Picture from Canterbury City Council

Got an idea for a Top 10 feature? Let us know by emailing:



Tips for your second year

Can you believe a whole year has gone by since you first started at Kent – where did the time go! With your second year just around the corner, you might be wondering what this means for your university life now you’re no longer a Fresher. Here are some tips for your second year by students who have been there to help you settle back into university life and make the most of the year!

An increased workload

Personally, I found second year to be the most challenging year of my undergraduate. Having the option to have a greater choice of modules, now most of the standard, introductory modules were complete, meant greater flexibility and I was able to really explore the areas of psychology I thought I would be most interested in. This however did come with an increased workload which I definitely underestimated! Plan ahead by getting a diary and make sure to have all your deadlines and exams in there as soon as you find out so you can give yourself plenty of time to prepare. Push through the hard times and don’t give up! It’ll all be worth it later!

Remember you’re not a Fresher anymore!

Your main focus for coming to university was for your studies and second year is when this really starts to count. You won’t be able to go out every night as you were used to as this can impact on your studies. It may make it more difficult to catch up several months down the line and cause your future self to be even more stressed when exam season creeps up. This doesn’t mean you still can’t have fun and go out, just make sure you set aside enough time to complete your weekly goals.

Explore the local area

You might be living off-campus now and have access to more shops outside of your normal route to and from campus. Have a look around outside of your usual as you might be able to save some money by shopping elsewhere. Make the most of the local area and really explore what the city has to offer. Go on a walk, discover, and learn something new!

Take care of yourself

Be sure to make time for yourself to relax and unwind. Have dedicated time for yourself every week doing something you enjoy, whether that may be reading a book unrelated to your studies or going on a walk.

There’s lots of support available at Kent. If you’re struggling with a problem and you think you might benefit from discussing with this someone outside your circle of family and friends, never feel that you’re alone. You can set up a confidential appointment with Student Support and Wellbeing who can help you through any particularly challenging times. Additionally, if you’re eligible, have an Inclusive Learning Plan (ILP) set up ahead of time. It’s one of the best things you can do to reduce stress. An ILP is where some reasonable adjustments are made tailored to you around your course, assessments, and exams to give you that extra bit of support.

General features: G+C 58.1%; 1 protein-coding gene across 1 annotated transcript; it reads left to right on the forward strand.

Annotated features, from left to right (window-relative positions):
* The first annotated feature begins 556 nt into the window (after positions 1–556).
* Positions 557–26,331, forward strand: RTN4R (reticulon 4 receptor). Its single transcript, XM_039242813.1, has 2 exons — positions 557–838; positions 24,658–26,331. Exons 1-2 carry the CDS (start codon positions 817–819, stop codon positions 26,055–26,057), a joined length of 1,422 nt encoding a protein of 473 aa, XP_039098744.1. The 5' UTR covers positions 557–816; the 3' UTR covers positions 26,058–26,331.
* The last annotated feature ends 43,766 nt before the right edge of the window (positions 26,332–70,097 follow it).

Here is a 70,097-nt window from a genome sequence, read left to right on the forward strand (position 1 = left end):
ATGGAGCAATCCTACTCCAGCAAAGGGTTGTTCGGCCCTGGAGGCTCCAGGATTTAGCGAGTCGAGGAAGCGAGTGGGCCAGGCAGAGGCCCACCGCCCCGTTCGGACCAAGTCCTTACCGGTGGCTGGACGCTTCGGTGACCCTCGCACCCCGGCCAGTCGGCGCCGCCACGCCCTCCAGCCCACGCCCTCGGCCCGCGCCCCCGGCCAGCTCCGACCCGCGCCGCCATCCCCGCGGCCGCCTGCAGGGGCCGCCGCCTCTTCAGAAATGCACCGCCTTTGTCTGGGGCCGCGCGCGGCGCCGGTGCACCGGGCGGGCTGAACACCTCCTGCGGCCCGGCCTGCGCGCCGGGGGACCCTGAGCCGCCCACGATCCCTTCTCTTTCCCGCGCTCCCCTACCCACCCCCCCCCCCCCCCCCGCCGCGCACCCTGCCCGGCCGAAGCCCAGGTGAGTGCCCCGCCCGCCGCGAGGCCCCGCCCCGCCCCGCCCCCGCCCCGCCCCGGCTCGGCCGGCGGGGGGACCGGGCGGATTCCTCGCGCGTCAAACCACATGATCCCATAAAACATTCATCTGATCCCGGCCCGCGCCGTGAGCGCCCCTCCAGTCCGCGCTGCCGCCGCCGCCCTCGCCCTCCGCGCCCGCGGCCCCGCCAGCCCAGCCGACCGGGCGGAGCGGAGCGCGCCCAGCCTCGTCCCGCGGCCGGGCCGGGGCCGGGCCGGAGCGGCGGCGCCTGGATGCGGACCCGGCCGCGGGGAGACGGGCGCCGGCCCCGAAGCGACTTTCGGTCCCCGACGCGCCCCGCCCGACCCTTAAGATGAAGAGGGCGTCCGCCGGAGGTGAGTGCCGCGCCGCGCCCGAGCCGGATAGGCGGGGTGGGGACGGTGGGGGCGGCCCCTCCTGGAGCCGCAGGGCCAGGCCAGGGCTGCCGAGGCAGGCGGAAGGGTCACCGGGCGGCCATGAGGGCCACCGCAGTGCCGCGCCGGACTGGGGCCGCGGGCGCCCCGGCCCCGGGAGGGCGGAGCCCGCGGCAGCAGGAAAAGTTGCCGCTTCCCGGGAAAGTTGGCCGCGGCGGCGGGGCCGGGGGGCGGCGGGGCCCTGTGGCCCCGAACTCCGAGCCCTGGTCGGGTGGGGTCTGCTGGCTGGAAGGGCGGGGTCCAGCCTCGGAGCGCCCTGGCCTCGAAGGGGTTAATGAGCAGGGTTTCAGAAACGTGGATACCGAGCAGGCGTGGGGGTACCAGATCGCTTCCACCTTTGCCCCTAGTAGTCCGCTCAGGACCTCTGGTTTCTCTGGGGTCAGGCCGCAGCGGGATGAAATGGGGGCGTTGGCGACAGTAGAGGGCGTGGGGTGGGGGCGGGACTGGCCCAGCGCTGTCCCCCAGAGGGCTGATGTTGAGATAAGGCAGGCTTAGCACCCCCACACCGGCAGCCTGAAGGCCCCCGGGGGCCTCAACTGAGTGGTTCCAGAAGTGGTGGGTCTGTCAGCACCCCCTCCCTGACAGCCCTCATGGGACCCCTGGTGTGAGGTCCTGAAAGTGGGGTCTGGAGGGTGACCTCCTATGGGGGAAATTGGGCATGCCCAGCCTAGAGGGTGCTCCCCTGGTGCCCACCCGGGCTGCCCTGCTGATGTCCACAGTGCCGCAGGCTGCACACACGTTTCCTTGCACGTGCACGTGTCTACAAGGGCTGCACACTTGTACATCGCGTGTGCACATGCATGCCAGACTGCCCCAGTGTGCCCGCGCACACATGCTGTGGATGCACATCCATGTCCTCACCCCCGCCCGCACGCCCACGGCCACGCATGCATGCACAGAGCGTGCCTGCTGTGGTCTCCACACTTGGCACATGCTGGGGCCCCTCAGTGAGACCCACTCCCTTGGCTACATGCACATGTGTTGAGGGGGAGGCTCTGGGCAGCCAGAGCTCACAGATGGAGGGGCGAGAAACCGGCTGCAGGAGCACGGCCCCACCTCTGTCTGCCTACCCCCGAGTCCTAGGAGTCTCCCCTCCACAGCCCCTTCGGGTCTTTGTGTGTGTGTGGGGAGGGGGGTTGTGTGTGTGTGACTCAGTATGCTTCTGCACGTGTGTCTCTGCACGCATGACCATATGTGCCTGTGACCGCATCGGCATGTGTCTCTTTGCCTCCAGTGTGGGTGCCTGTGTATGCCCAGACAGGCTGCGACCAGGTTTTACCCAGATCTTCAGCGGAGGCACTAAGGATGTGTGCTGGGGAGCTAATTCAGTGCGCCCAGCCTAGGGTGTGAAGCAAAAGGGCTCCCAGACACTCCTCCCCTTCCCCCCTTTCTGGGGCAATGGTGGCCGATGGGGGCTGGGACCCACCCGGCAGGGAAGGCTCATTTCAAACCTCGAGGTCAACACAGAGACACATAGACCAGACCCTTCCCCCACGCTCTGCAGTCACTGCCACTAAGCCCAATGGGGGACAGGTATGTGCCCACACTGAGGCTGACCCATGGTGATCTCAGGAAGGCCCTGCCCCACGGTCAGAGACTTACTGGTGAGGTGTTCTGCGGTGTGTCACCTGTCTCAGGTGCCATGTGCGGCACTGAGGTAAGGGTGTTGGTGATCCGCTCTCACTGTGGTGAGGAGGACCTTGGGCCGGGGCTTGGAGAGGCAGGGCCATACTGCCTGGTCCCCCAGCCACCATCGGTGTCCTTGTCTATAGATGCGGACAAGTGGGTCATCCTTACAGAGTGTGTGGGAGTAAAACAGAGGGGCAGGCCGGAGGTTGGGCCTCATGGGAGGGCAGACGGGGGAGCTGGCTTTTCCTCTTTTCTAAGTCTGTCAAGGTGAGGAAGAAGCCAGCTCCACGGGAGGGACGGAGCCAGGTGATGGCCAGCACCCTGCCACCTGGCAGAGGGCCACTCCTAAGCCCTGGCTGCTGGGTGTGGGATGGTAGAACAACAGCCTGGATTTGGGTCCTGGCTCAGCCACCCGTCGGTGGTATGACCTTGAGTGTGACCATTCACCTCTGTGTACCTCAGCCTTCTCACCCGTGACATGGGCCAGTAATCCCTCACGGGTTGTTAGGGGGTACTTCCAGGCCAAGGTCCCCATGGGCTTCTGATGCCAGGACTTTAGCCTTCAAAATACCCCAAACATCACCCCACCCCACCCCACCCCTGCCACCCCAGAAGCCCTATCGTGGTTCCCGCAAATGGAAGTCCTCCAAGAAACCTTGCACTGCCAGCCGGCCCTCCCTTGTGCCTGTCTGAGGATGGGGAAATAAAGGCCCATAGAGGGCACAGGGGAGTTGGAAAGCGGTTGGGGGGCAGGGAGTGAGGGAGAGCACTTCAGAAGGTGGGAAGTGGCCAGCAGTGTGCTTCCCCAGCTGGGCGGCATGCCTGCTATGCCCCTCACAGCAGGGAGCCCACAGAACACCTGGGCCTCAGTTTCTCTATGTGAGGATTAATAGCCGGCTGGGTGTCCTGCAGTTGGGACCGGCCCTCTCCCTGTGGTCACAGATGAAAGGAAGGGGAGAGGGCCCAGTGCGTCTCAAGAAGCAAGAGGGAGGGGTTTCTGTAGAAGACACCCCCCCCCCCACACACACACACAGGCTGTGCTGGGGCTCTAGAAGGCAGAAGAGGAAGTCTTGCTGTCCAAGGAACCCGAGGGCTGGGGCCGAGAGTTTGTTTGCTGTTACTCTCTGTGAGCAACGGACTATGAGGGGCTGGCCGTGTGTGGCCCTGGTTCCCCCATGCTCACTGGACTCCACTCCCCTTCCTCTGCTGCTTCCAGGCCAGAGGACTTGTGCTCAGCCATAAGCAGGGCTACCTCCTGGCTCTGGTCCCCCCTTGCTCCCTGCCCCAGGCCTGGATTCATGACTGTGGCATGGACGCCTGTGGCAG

Try something new

Every year there is a Welcome Fair where sports, societies, and volunteering groups all come and showcase what they have to offer. You may have attended last year, signing up to everything or only hopping from stall to stall for freebies. This year actually sign up and join something different. Most students don’t even give a new sport or activity a go and regret it later when they have less time in their final year. There are usually free taster sessions so you have nothing to lose. Even if you decide you don’t fancy it that’s fine. Or, you never know, this could be the beginning of a lifelong hobby!

2020 Graduate Programme

The Careers and Employability Service is pleased to launch the 2020 Graduate Programme. The programme aims to support new graduates from achieving their degree, to achieving their next steps into work or study.

If you are a 2020 graduate, who is:

. Looking for graduate work
. Thinking about further study
. In work, but would like help to find something else
. Unsure where to start

Join our graduate programme and receive tailored 1:1 support to help you in your journey!

Simply visit the Graduates 2020 webpage to begin!

Kent WebChats double bills takes place on 11 August

The next Kent Student WebChat takes place on Tuesday 11 August and it will be a double bill. The chats are aimed at current students and are designed to help them keep in touch with staff and other students.

It will cover security on campus with Mark Arnold – Head of security answering questions. This session takes place between 11:00 and 11:30.

You can sign up for the session here.We will then send you the Zoom link to join.

This will be followed by our colleagues in SSW explaining how to access mental health support whilst studying at Kent, and answering any questions students have about the mental health support we provide. This session takes place between 11:30 and 12:00.

You can sign up for the session here. We will then send you the Zoom link to join.

A laptop, with a notebook, glasses and cup of tea.

Care first webinars w/c 3 August 2020

As our official Employee Assistance Programme provider, Care first offers a numbers of services, including helpline support and face-to-face counselling. During the pandemic, Care first has also provided weekly webinars to offer further support and advice.

Webinars taking place this week (Monday 3 – Friday 7 August) are as follows:

Monday 3 August 2020 –  ‘How Care first can support you and an update on our services’
Time: 14.00-15.00 – to register please click on this Go to webinar link

Tuesday 4 August 2020 – ‘Activities you can still do this Summer’
Time: 15.00-15.30 – to register please click on this Go to webinar link

Wednesday 5 August 2020 – ‘A users guide to wearing a face mask’
Time: 12.00-12.30 – to register please click on this Go to webinar link

Thursday 6 August 2020 – ‘What are the benefits of Cycling?’
Time: 11.00-11.30 – to register please click on this Go to webinar link

Friday 7 August 2020 – ‘Ways gratitude can boost happiness’
Time: 11.00-11.30 – to register please click on this Go to webinar link